Slavic Languages and Literatures | Polish Film
P366 | ALL | Beinek

Slav-P 366/566

Kieslowski, Polanski, Wajda - these Polish directors have achieved
worldwide acclaim through their original ways of seeing the world
through the camera lens.  But there is much more to explore in
post-war Polish cinema. Films from the 1950s-1970s represented the
experience of World War II and Stalinism; the "cinema of moral unrest"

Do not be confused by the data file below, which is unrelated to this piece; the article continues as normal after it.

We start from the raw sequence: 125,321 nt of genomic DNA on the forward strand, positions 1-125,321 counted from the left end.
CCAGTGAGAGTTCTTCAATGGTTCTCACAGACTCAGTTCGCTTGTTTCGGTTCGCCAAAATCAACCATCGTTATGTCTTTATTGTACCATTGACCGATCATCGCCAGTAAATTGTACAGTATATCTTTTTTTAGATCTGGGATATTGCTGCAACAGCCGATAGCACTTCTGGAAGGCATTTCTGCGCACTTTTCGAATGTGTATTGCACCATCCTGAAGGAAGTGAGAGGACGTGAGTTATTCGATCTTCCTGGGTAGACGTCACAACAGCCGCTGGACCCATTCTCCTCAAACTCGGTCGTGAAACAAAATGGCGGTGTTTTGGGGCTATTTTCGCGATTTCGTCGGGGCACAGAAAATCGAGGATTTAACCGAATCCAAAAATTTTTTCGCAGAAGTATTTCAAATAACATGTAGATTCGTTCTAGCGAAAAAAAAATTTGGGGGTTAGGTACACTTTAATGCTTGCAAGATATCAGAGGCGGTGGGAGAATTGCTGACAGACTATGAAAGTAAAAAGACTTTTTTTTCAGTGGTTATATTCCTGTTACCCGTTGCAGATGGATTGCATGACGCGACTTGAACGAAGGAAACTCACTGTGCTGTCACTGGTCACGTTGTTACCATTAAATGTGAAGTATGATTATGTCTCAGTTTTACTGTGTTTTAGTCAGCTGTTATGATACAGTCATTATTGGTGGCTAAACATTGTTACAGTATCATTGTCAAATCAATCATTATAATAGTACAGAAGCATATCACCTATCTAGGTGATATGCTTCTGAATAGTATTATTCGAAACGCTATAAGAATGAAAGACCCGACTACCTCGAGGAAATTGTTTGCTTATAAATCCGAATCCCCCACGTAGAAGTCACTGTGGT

focused on moral choices of an individual; the absurdity of everyday
life under communism led to the creation of many superb comedies
(Piwowski's "Cruise" and Bareja's "The Teddy Bear"), many of which
have become cult movies, still celebrated today.  After the collapse
of communism in 1989, Polish cinema turned toward new topics
(homelessness, child abuse, drug culture) and genres (for example,
gangster movies).  Once dominated by a handful of established
directors, Polish cinema today dazzles with young talents: Kolski,
Piekorz, Szumowska, Trzaskalski, Glinski, Dumala, and Fabicki.

A take-home midterm and a final.